All medications that are on the market today have gone through a rigorous testing and approval process and are generally considered to be safe for use as long as they are prescribed by a doctor and used as intended. However, not all medications are safe for all people, as certain medications are associated with an increased risk of car accidents. Below, we’ll take a look at some of the pharmaceuticals currently on the market that have the highest risk of injuring their users.
Opioids are a class of drugs that are prescribed most often as pain relievers and include oxycodone, hydrocodone, codeine, morphine, fentanyl, Vicodin, and others. These types of drugs can be very beneficial when used on a short-term basis to treat severe pain, but they are also highly addictive and can lead to dependence and abuse very easily. Even more serious, prescription opioid abuse can often lead the patient to seek stronger drugs like heroin when the “high” they received from the prescription opioids is not enough for them anymore. We are currently experiencing an alarming opioid epidemic in the United States, as the number of deaths from opioid abuse has quadrupled since 1999, leading to the deaths of an average of 91 people per day in 2015. The Centers for Disease Control and Prevention (CDC) recommends reducing the number of addictive opioids that are prescribed in favor of lower-risk pain relievers as well as promoting the use of state prescription drug monitoring programs.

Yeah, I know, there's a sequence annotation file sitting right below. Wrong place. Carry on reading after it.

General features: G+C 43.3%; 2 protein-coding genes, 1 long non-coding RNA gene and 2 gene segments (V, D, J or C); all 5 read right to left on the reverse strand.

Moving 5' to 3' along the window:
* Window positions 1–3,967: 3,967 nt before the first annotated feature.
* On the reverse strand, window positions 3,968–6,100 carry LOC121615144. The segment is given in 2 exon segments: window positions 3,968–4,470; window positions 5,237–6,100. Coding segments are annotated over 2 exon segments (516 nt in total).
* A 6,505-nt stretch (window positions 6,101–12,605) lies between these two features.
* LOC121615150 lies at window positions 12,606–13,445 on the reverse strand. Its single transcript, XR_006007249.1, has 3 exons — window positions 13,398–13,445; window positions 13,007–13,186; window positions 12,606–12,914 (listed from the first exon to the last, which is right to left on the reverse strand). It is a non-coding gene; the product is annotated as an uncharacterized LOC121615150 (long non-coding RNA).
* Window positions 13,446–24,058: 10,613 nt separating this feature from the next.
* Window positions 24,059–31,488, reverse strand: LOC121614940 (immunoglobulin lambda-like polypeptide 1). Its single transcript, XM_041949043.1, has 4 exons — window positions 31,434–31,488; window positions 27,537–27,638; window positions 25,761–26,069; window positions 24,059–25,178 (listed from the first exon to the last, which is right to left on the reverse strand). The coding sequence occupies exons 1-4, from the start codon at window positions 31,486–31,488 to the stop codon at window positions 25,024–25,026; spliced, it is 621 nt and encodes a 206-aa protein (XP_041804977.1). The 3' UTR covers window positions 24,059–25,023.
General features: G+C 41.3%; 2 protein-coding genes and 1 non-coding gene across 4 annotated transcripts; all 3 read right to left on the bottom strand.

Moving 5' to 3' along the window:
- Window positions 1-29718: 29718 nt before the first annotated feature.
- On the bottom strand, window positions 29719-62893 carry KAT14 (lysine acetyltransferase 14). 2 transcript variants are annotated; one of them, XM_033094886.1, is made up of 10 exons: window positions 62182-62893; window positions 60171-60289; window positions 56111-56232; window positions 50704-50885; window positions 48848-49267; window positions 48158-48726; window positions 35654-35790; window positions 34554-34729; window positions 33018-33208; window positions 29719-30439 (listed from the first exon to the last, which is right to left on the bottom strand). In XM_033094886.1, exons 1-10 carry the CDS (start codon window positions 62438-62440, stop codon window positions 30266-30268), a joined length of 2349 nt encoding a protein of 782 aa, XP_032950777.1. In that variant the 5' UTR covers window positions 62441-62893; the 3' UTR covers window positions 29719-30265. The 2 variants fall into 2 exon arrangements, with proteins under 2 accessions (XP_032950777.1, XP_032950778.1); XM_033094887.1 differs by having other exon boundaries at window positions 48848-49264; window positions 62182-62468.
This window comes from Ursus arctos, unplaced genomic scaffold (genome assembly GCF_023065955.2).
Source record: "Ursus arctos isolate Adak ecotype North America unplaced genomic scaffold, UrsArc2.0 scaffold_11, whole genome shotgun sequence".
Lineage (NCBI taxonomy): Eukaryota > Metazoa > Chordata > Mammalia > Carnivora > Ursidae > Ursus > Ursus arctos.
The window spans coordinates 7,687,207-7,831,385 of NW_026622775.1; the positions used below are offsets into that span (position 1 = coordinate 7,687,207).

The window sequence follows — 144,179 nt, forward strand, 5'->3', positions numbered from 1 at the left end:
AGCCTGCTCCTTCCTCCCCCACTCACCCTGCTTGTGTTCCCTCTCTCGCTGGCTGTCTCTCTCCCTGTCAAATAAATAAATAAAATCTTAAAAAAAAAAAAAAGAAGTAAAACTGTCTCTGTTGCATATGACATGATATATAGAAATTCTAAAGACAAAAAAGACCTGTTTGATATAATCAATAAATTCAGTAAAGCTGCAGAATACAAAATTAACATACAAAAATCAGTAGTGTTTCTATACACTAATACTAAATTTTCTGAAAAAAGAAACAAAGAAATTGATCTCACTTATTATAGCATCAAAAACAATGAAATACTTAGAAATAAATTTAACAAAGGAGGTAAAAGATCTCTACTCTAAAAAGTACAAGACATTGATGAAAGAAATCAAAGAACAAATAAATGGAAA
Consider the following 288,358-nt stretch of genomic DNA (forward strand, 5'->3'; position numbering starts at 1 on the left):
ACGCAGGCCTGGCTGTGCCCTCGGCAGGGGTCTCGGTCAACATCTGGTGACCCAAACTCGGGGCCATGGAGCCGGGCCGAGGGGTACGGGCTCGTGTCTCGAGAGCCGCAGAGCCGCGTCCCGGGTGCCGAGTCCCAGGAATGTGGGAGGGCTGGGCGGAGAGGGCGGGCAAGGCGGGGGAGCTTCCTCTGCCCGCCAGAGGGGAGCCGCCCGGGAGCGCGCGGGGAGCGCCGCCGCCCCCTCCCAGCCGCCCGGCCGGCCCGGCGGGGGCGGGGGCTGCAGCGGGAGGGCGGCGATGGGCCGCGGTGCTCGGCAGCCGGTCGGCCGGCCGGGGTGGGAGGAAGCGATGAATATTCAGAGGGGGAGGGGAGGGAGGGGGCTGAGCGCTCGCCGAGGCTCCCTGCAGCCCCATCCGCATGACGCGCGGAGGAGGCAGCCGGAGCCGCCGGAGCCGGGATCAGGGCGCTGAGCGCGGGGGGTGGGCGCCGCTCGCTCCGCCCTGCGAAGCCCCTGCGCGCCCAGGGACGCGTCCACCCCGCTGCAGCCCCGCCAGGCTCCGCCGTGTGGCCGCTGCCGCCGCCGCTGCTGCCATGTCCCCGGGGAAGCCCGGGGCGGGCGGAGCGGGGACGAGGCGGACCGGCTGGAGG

Ambien is a sedative that is commonly prescribed to treat insomnia. It is an immediate-release tablet that helps the patient fall asleep when he or she first goes to bed. Ambien CR is an extended-release version that contains a second dissolvable layer to help the patient stay asleep through the night. Although most patients who are prescribed Ambien obtain a positive outcome from the medication, one of its major side effects is that it can cause users to engage in activities like driving, eating, making phone calls, and engaging in sexual activity while they are asleep, which the user often has no memory of doing once they wake up. While these behaviors are not necessarily always dangerous, there have been certain incidents involving Ambien users who commit murder, get into car accidents, and use it as a date-rape drug. It is recommended that patients who are prescribed Ambien avoid alcohol when using it and monitor their behavior carefully for the first several weeks of use. It the patient engages in activities that they have no memory of when they wake up, they should stop taking it.